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Orlando Magic/Atlanta Hawks Game Three Review: Insanity Defined

The only Hawk close to Rashard Lewis on this open three point attempt is Harry the Hawk.
The only Hawk close to Rashard Lewis on this open three point attempt is Harry the Hawk.

It's a well used, okay, overused phrase: The definition of insanity is doing the same thing over and over again and expecting different results.

The Atlanta Hawks came home facing an 0-2 deficit to a team that went to the NBA Finals last year and had handled the Hawks in five of the six games the two teams had played this season.

Instead of fixing the problems that have haunted the team all season long and especially in this series, the Hawks came out and tried the same old thing with the same old effort. Did the result change? No.

The Orlando Magic easily stole the home court advantage away from the Hawks by doing the same things they've done all season, despite any level of the competition: They worked hard, moved the basketball, played good defense, and never let up on their opposition. Their result? A 105-75 win in Philips Arena and an almost unassailable 3-0 lead in the best of seven series.

Categories and breakdown after the jump:

The Hawks promised more energy, renewed enthusiasm, and better play. They delivered none of it. Mike Woodson took issue with all of us non-coaches who looked puzzled at the work of Josh Smith in Game Two. Woodson is going to have to do a lot of defending to reconcile this Game Three beating----and it won't stop with defending his players.

Game Over When: Josh Smith promised hustle and effort coming into the game. In a scant (94) seconds, Smith had broken his promise. Rashard Lewis shot a three-pointer while Smith defended. The shot missed and careened towards Lewis and Smith. Smith, at best, watched as Lewis got the rebound despite being the same distance from Smith when the ball approached. Then Lewis saw that Smith had not taken any kind of defensive position now that Lewis had re-claimed possession and drove to the basket. Smith stood, astonished that Al Horford had not switched to cover Lewis, even though Horford was already covering his own man. Again, Smith had been standing right next to Lewis. Lewis laid in the hoop and told every Hawk fan what they needed to know: Nothing was going to change in Game Three.

Worth Noting: The Hawks are on their way to becoming a footnote in NBA Playoff Series History as they are losing per game so much as to rank in the Top 3 blown out opponents. 

Also: (9) assists total in the game for the Hawks. Miserable.

We Saw It:

We saw Joe Johnson rendered ineffective by Orlando to the sad song of 3-15 shooting, 2 assists, 2 turnover, 8 points total. There will be an avalanche of data, I'm sure, that will break down why after this series is over, but Orlando is simply too good a team to try and isolate and score against so it was tough sledding for Mr. Johnson tonight.

The Hawks played defense like they were try to solve calculus on the court. The Magic ran the Hawks into circles, literally in the case of Smith at times, and the result was some wide open shots for the deadly Magic shooters. Consider: The Magic were comfortably ahead in the first half and neither Vince Carter or Dwight Howard had made more than a single bucket yet.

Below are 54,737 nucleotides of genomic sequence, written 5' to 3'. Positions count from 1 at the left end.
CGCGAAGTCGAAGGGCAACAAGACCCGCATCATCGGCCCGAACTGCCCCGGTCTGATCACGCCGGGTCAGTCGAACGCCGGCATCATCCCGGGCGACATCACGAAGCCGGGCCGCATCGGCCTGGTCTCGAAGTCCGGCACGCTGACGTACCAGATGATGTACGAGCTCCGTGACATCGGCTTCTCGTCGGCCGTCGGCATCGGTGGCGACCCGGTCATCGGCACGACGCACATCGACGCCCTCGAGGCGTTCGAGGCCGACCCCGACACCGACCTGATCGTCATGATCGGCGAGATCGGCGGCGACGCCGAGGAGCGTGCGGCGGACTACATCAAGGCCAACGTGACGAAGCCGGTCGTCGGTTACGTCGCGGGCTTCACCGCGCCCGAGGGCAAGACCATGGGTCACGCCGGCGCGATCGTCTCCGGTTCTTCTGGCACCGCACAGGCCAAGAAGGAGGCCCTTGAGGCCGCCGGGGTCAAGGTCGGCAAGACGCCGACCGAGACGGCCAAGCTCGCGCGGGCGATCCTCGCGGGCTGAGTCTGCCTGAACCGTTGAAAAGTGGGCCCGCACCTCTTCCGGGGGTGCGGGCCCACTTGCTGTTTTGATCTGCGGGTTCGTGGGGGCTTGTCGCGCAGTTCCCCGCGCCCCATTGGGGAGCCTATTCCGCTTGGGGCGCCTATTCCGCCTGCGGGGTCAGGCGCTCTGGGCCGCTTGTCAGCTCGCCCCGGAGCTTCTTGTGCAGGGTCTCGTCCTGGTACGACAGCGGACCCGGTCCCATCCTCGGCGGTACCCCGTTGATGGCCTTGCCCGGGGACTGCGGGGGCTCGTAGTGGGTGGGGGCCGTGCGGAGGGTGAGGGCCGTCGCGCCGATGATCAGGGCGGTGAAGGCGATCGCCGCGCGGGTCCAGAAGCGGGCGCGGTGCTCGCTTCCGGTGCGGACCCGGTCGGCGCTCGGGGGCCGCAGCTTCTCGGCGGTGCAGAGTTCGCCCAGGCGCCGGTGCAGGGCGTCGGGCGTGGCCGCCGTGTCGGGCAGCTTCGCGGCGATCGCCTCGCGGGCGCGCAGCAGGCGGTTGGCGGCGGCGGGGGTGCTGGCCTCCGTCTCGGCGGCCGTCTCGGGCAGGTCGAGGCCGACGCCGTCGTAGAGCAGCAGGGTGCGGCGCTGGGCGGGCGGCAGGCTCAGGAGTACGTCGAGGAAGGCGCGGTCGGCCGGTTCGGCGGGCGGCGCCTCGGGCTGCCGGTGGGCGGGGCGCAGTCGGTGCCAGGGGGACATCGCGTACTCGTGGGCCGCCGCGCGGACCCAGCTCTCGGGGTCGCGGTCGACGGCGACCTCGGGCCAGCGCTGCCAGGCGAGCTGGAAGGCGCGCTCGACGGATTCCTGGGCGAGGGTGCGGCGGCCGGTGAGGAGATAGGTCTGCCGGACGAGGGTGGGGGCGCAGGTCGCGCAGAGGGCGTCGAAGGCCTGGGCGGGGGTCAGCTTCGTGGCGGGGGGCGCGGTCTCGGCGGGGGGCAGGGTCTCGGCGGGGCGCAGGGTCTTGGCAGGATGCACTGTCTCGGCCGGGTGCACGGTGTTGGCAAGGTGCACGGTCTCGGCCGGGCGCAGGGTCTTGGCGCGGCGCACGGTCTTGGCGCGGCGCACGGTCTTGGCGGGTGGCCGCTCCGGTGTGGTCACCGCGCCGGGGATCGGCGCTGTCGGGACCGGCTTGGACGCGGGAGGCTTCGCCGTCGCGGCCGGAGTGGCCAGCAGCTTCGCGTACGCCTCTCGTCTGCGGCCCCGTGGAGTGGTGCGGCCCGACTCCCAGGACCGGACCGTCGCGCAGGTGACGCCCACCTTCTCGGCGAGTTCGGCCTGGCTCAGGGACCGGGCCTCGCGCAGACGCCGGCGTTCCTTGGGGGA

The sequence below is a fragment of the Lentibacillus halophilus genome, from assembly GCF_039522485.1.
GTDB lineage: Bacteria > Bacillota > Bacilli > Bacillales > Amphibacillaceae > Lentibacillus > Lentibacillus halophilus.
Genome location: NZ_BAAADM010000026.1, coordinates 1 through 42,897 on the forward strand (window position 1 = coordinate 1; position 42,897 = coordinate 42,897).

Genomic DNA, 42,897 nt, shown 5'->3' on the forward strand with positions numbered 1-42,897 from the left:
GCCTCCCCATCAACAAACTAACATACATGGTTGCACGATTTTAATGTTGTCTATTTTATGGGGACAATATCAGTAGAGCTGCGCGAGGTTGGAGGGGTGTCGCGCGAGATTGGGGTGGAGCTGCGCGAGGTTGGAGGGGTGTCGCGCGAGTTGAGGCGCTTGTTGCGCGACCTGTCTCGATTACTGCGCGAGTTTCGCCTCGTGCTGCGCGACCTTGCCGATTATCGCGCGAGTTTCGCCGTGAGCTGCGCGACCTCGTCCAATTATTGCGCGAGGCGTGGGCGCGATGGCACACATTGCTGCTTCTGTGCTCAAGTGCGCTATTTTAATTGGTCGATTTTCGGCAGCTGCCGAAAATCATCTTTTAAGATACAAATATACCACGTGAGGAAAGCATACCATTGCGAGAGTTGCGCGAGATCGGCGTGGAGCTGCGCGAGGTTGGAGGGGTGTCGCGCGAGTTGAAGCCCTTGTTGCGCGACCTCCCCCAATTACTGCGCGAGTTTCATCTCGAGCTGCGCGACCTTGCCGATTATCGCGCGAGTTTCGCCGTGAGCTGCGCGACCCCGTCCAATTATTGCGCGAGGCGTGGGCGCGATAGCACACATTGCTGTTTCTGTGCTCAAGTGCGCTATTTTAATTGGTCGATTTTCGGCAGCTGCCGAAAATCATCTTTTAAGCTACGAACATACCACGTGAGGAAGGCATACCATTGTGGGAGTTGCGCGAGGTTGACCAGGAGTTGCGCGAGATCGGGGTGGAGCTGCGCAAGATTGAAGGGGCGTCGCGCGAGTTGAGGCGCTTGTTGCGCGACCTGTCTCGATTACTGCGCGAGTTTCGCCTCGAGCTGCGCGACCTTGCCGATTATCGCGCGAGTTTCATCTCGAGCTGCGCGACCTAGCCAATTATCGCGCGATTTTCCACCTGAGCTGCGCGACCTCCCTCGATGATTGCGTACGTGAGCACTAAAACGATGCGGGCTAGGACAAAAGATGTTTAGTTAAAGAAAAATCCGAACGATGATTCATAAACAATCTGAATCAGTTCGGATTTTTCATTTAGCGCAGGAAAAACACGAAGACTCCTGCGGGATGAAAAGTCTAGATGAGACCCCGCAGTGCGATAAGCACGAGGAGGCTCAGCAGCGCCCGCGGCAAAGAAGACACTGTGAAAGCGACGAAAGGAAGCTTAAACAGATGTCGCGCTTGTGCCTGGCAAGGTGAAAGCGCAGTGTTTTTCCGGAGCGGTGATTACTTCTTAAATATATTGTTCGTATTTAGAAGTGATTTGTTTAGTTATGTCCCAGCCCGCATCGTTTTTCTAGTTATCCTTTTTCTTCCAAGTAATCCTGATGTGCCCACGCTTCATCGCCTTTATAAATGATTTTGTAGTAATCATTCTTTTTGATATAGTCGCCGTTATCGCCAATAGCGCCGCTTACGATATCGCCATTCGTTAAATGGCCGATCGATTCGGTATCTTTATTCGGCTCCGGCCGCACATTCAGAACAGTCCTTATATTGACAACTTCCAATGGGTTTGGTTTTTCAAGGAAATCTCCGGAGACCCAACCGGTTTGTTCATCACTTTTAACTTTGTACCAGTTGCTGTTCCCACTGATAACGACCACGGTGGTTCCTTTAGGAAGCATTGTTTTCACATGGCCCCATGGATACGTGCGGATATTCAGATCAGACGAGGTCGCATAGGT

We pretty sure that Rashard Lewis can make a three pointer (psst, he's 7th all time), so we're curious why he was open and not closed out on so many times. Lewis made 4-7 on three thanks in part to some hesitant defending on behalf of the Hawks. Our favorite was a play where the ball moved to the top of the key, then over to the left where Lewis was wide open. Surprised, I think, he moved the ball into the corner, who quickly moved it back to Lewis, who was still open(!). Lewis overcame his charity towards Atlanta and buried the open look. 

Not a single blocked shot for the Hawks--and honestly, I can't remember them even coming close.

Jamal Crawford made some of those shots he missed in Game Two in the fourth quarter, but his (22) points didn't even make a dent into the Magic lead and his defense was on par with the rest of the team's effort on the night, meaning the Magic made him look foolish, too.

We Can't Believe We Saw It:

We really believed the Hawks would come home and take care of what they surely knew was the end of their season if they lost. We thought we would see the desperation and determination we have seen from this team in spots throughout the year. Instead, what we saw was a flat team who looked beaten from the jump ball. There was no fight, no rallies, and no reason for the Philips Arena crowd to try to inspire the team to come back. How can they when the team they are pulling for show so little resistance to the battle being waged?

(Easy Shot Alert!) If the team was as serious about playing team basketball on both ends as earnestly as they dispute the officiating, they may have been able to do the things necessary to compete in this series. (What exactly does that "speaking your peace with the referees" get for your effort as compared to, say, forgetting about it and getting down the court?)

What we couldn't believe was that the effort would be so bad,  the result would be so one-sided, the body language so bad that the Philips Arena crowd would see fit to boo hard and boo early. This is a team that has lit it up inside "The Highlight Factory", with a home record that equaled Orlando's, but they couldn't even energize a single candle with their display in Game Three. This is not a crowd that boos Santa Claus, so for them to boo is to feel the frustration of watching a team with so much potential and so much to play for, look as if it doesn't matter. There was a "we are who we are" tone to the Hawks' approach in Game Three, and what they were was both put aside by their Floridian guests, and voted down hard by their fans.